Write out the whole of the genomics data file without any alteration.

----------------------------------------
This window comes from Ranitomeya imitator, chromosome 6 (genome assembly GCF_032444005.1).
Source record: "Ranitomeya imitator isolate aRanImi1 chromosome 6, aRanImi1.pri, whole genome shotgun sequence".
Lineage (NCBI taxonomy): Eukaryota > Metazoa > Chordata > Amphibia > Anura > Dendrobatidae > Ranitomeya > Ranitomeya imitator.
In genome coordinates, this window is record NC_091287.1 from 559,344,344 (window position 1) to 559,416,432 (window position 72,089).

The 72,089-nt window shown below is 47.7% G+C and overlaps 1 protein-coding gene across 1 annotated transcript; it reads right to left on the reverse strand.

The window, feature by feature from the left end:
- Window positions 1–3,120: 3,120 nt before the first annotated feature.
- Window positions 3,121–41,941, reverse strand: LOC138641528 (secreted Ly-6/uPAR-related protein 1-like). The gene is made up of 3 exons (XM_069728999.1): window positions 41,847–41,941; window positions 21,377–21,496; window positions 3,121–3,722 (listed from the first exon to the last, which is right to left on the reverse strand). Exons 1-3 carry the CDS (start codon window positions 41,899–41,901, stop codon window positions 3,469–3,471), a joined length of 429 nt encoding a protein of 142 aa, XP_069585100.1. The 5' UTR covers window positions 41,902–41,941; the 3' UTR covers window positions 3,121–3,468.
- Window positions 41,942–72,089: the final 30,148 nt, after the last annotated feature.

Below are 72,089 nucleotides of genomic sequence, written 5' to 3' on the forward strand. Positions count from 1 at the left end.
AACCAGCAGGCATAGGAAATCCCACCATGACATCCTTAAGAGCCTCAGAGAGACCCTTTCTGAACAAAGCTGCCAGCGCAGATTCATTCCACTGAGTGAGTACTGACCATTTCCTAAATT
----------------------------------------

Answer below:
This window comes from Ranitomeya imitator, chromosome 6 (genome assembly GCF_032444005.1).
Source record: "Ranitomeya imitator isolate aRanImi1 chromosome 6, aRanImi1.pri, whole genome shotgun sequence".
Lineage (NCBI taxonomy): Eukaryota > Metazoa > Chordata > Amphibia > Anura > Dendrobatidae > Ranitomeya > Ranitomeya imitator.
In genome coordinates, this window is record NC_091287.1 from 559,344,344 (window position 1) to 559,416,432 (window position 72,089).

The 72,089-nt window shown below is 47.7% G+C and overlaps 1 protein-coding gene across 1 annotated transcript; it reads right to left on the reverse strand.

The window, feature by feature from the left end:
- Window positions 1–3,120: 3,120 nt before the first annotated feature.
- Window positions 3,121–41,941, reverse strand: LOC138641528 (secreted Ly-6/uPAR-related protein 1-like). The gene is made up of 3 exons (XM_069728999.1): window positions 41,847–41,941; window positions 21,377–21,496; window positions 3,121–3,722 (listed from the first exon to the last, which is right to left on the reverse strand). Exons 1-3 carry the CDS (start codon window positions 41,899–41,901, stop codon window positions 3,469–3,471), a joined length of 429 nt encoding a protein of 142 aa, XP_069585100.1. The 5' UTR covers window positions 41,902–41,941; the 3' UTR covers window positions 3,121–3,468.
- Window positions 41,942–72,089: the final 30,148 nt, after the last annotated feature.

Below are 72,089 nucleotides of genomic sequence, written 5' to 3' on the forward strand. Positions count from 1 at the left end.
AACCAGCAGGCATAGGAAATCCCACCATGACATCCTTAAGAGCCTCAGAGAGACCCTTTCTGAACAAAGCTGCCAGCGCAGATTCATTCCACTGAGTGAGTACTGACCATTTCCTAAATT